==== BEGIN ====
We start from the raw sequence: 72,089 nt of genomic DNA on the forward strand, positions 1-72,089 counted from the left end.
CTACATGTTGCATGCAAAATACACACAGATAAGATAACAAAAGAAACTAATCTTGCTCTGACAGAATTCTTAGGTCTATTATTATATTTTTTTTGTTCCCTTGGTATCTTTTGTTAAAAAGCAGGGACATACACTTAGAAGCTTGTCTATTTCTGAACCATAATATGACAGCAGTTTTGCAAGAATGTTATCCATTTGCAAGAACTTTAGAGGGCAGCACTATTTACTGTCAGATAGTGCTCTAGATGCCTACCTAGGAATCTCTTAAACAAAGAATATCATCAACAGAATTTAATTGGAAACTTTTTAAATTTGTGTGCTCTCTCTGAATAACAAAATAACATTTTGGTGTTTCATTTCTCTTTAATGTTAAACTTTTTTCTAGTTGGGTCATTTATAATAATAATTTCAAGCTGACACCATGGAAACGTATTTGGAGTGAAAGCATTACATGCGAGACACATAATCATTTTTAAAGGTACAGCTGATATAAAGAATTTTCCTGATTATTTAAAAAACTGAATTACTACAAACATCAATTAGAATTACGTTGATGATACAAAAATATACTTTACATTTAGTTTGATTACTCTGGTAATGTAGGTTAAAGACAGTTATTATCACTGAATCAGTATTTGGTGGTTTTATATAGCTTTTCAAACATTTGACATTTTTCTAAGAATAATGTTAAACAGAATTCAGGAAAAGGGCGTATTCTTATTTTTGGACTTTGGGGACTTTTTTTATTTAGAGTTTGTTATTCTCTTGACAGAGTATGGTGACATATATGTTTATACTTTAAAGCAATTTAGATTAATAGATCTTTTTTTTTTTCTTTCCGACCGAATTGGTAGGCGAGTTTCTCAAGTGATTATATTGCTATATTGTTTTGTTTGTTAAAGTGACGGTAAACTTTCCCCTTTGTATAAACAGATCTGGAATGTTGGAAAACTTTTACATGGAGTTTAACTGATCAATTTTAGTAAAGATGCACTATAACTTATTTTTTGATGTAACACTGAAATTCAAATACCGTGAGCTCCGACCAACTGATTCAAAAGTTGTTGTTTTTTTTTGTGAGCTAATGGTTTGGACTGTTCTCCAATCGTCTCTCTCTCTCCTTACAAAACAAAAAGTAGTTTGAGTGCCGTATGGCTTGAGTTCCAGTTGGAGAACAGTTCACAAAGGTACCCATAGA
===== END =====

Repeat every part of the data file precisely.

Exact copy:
We start from the raw sequence: 72,089 nt of genomic DNA on the forward strand, positions 1-72,089 counted from the left end.
CTACATGTTGCATGCAAAATACACACAGATAAGATAACAAAAGAAACTAATCTTGCTCTGACAGAATTCTTAGGTCTATTATTATATTTTTTTTGTTCCCTTGGTATCTTTTGTTAAAAAGCAGGGACATACACTTAGAAGCTTGTCTATTTCTGAACCATAATATGACAGCAGTTTTGCAAGAATGTTATCCATTTGCAAGAACTTTAGAGGGCAGCACTATTTACTGTCAGATAGTGCTCTAGATGCCTACCTAGGAATCTCTTAAACAAAGAATATCATCAACAGAATTTAATTGGAAACTTTTTAAATTTGTGTGCTCTCTCTGAATAACAAAATAACATTTTGGTGTTTCATTTCTCTTTAATGTTAAACTTTTTTCTAGTTGGGTCATTTATAATAATAATTTCAAGCTGACACCATGGAAACGTATTTGGAGTGAAAGCATTACATGCGAGACACATAATCATTTTTAAAGGTACAGCTGATATAAAGAATTTTCCTGATTATTTAAAAAACTGAATTACTACAAACATCAATTAGAATTACGTTGATGATACAAAAATATACTTTACATTTAGTTTGATTACTCTGGTAATGTAGGTTAAAGACAGTTATTATCACTGAATCAGTATTTGGTGGTTTTATATAGCTTTTCAAACATTTGACATTTTTCTAAGAATAATGTTAAACAGAATTCAGGAAAAGGGCGTATTCTTATTTTTGGACTTTGGGGACTTTTTTTATTTAGAGTTTGTTATTCTCTTGACAGAGTATGGTGACATATATGTTTATACTTTAAAGCAATTTAGATTAATAGATCTTTTTTTTTTTCTTTCCGACCGAATTGGTAGGCGAGTTTCTCAAGTGATTATATTGCTATATTGTTTTGTTTGTTAAAGTGACGGTAAACTTTCCCCTTTGTATAAACAGATCTGGAATGTTGGAAAACTTTTACATGGAGTTTAACTGATCAATTTTAGTAAAGATGCACTATAACTTATTTTTTGATGTAACACTGAAATTCAAATACCGTGAGCTCCGACCAACTGATTCAAAAGTTGTTGTTTTTTTTTGTGAGCTAATGGTTTGGACTGTTCTCCAATCGTCTCTCTCTCTCCTTACAAAACAAAAAGTAGTTTGAGTGCCGTATGGCTTGAGTTCCAGTTGGAGAACAGTTCACAAAGGTACCCATAGA